The New Jersey Senate advanced on Monday a pair bills to help advance tenants’ rights, including a measure one Republican deemed “very controversial” that would prevent anyone who rents out an apartment or room from discriminating against any prospective tenant.
Drawing some opposition was, sponsored by Sen. Troy Singleton (D-Burlington), which would expand the state’s to essentially all rental units. That law prohibits discrimination in housing, employment, and other matters on the basis of race, religion, national origin, gender, disability, and other characteristics. Currently, the law does not apply to an apartment in a two-family house when the owner occupies the other residence or to a room in a house or apartment.
Singleton portrayed the bill as a civil rights measure needed to improve the state’s already expansive laws.
“Expanding the provisions of the Law Against Discrimination to cover the rental of all dwelling units will ensure that renters have fair access to affordable housing and that their rights are protected,” he said in a statement.
But several Republican lawmakers warned of unintended consequences that could force people to agree to rentals that would make them uncomfortable or could be dangerous.
“This is a departure from all of our past anti-discrimination laws,” said Sen. Gerald Cardinale (R-Bergen). “There is a difference between discrimination and preference, and we have made a public policy in this state that in commercial dealings they are almost the same thing and we can’t discriminate.”
He said, for instance, that if the bill passes, an elderly woman who advertises a room for rent in her home would be forced to rent to a mentally ill person who answers the ad, even if having this individual in her home makes her feel uncomfortable. “I don’t think that an elderly person being afraid is so unusual nor do I think it’s discriminatory,” Cardinale added.
Sen. Robert Singer (R-Ocean) presented other examples. An individual living on the bottom floor of a two-family house could not refuse to rent to a couple with young children even if he might be disturbed by the sound of the children running and playing above him. And young women living in a condo could not reject renting a spare bedroom to a male, even if it would make them feel uncomfortable.
“This is someone’s home, not a business,” he said. A couple should not be denied because of their race, “but not wanting to have children in your own home, when you may need your rest or whatever, is not discrimination,” Singer added.
Cardinale asked Sen. President Steve Sweeney (D-Gloucester) to hold the bill until Singleton could be present to answer questions. Sweeney declined, saying Singleton — who just had surgery — had asked for the bill to be posted for a vote.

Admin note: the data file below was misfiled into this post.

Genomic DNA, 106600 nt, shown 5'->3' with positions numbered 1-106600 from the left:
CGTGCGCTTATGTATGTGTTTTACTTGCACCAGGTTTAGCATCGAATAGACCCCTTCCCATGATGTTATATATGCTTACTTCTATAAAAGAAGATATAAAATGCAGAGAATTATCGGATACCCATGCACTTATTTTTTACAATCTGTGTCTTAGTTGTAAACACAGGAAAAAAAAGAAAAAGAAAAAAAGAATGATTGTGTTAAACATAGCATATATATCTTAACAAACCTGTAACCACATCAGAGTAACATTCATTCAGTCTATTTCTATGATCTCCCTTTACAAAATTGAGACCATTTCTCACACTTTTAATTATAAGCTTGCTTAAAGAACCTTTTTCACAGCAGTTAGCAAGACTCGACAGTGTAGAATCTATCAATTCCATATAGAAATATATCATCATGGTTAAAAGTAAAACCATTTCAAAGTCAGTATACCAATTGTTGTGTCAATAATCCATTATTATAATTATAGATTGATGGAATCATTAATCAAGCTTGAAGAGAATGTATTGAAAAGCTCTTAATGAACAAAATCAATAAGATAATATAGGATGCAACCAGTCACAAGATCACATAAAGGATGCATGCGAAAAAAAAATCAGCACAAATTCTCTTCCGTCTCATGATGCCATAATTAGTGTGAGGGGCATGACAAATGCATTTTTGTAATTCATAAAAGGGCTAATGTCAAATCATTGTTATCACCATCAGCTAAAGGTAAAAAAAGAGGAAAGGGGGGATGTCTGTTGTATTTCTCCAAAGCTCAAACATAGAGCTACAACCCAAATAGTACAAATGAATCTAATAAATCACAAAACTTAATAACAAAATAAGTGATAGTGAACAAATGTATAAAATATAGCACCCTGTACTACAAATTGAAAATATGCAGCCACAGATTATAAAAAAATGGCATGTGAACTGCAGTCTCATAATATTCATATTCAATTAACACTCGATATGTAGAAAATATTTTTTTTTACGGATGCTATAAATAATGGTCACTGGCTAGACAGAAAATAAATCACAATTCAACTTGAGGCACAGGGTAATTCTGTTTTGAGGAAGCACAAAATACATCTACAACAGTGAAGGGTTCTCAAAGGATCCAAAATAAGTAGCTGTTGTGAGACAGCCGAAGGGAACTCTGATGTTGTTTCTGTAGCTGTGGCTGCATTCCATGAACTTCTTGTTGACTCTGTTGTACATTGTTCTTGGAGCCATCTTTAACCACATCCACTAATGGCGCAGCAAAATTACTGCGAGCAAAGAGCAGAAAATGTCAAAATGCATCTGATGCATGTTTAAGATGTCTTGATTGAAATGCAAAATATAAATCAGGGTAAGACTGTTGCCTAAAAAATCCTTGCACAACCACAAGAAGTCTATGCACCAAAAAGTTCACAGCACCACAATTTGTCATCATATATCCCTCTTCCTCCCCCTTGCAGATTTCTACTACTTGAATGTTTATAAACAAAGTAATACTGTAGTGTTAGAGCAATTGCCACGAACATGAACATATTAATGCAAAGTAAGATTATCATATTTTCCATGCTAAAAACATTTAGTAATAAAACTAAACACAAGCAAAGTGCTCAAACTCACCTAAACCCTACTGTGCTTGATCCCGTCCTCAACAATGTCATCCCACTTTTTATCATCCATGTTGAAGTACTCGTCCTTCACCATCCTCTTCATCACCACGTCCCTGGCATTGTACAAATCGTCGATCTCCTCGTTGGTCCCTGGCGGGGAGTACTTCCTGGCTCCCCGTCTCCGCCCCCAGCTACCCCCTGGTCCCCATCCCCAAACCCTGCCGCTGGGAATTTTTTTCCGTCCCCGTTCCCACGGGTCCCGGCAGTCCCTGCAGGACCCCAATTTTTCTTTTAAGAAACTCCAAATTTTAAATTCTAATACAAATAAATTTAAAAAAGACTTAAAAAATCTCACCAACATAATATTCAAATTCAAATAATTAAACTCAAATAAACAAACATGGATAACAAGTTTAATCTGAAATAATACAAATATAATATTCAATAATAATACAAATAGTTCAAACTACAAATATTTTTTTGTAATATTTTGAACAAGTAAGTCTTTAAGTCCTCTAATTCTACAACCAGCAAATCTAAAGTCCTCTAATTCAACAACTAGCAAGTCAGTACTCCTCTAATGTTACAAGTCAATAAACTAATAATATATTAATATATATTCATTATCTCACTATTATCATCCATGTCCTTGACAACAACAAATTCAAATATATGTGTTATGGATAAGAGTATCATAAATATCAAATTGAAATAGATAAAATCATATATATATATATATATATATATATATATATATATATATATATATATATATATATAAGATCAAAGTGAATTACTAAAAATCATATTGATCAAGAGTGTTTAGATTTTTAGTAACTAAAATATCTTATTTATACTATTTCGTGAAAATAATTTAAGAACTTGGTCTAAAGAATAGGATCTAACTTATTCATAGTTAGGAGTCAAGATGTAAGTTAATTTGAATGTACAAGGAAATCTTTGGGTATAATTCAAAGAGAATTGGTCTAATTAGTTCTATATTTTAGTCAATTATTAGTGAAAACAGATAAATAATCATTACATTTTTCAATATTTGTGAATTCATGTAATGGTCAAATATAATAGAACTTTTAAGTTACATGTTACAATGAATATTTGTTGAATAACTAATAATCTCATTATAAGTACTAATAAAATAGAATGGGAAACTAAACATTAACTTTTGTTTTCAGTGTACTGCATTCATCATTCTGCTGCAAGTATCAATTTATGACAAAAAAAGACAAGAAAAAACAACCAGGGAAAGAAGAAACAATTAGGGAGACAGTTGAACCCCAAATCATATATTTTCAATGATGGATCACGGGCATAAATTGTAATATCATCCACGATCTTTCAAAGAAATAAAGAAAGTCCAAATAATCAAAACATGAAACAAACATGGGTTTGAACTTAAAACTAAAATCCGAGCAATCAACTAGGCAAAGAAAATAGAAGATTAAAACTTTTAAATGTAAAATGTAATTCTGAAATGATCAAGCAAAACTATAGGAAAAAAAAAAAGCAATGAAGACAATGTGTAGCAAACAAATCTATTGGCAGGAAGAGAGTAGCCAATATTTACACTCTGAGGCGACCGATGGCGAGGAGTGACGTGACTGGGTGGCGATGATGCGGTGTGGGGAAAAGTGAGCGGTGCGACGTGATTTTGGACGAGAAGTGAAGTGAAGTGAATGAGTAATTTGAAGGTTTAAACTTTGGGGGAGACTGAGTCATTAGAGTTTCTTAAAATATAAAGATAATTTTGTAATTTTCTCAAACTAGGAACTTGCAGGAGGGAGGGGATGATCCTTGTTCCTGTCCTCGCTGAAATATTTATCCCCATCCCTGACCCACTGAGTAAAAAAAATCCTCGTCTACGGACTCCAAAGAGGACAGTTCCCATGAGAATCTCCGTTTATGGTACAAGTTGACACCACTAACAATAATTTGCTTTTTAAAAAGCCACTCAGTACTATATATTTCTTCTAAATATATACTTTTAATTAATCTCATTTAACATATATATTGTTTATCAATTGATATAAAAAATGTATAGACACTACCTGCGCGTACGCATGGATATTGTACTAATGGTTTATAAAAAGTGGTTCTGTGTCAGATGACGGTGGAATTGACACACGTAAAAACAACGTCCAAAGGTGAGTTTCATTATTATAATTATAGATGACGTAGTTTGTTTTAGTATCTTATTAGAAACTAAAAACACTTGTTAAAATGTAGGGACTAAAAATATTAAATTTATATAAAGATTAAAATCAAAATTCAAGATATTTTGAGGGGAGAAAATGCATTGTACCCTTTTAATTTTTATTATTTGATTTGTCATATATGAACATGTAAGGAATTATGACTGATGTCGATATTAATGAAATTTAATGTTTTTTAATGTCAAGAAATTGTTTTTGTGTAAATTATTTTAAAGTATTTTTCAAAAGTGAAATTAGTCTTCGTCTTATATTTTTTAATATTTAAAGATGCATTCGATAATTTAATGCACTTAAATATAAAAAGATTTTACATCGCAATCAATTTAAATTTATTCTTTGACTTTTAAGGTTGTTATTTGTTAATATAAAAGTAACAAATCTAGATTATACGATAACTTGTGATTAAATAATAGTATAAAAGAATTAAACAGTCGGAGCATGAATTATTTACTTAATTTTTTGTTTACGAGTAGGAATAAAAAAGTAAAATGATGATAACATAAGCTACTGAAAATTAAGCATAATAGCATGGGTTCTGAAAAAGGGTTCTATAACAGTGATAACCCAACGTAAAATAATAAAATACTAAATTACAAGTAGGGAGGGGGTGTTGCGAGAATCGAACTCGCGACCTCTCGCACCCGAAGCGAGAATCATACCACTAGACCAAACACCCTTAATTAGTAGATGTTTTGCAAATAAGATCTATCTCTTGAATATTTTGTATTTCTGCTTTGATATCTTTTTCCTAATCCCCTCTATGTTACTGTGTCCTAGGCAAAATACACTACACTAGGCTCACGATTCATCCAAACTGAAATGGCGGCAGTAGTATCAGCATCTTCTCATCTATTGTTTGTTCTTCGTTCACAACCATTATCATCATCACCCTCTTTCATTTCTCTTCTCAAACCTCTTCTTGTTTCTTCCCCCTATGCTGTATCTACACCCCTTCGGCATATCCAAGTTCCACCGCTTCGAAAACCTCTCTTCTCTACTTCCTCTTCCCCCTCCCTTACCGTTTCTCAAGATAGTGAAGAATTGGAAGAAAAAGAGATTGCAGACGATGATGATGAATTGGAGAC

The bill had been scheduled for a vote in a prior session but instead was amended to require that all renters newly covered by the anti-discrimination law as a result of the bill would get a copy of a reference guide explaining the legal rights and responsibilities of tenants and landlords of residential units, prepared and distributed by the Department of Community Affairs.
Enough other senators had concerns about the bill that it passed with the bare minimum 21 votes. Eight Republicans, including Cardinale and Singer, opposed it. Several other Republicans and three Democrats abstained. The measure now heads to the Assembly for further consideration.
Housing advocates back the bill and hope it continues to move forward to enactment.
“We support ending housing discrimination against people, regardless of where they make their home,” said Staci Berger, executive director of the Housing and Community Development Network of New Jersey, adding its passage would help the state “take a step forward towards ending housing discrimination.”
The other pro-tenant measure,, would give tenants a little more time to pay back-owed rent before they could be locked out of an apartment.
Sponsored by Sen. Brian Stack (D-Hudson), the bill would require courts to provide tenants a grace period of three business days to pay their rent after a warrant for removal is posted or a lockout is executed due to nonpayment. It would also require landlords to accept rent payments within this three-day period that are in cash, certified check, or money order or that are made by third parties such as a rental assistance program or charitable organization on behalf of the tenant and to cooperate with a third party that is paying rent on behalf of a tenant.
The bill also would allow a court to limit the amount of money a landlord could receive in attorney’s fees in certain circumstances. When a landlord of a rent-controlled property is entitled to recover attorney’s fees or expenses related to a tenant’s failure to pay rent under a lease agreement, a court would be required to take into consideration all factors associated with each case. Further, it could limit the amount awarded to the landlord to a reasonable fee based on those factors.
Landlords who violate any provision of the bill would be subject to a penalty of up to $500 for each offense.
The Senate passed the measure 34-0 and sent it to the Assembly for further hearings.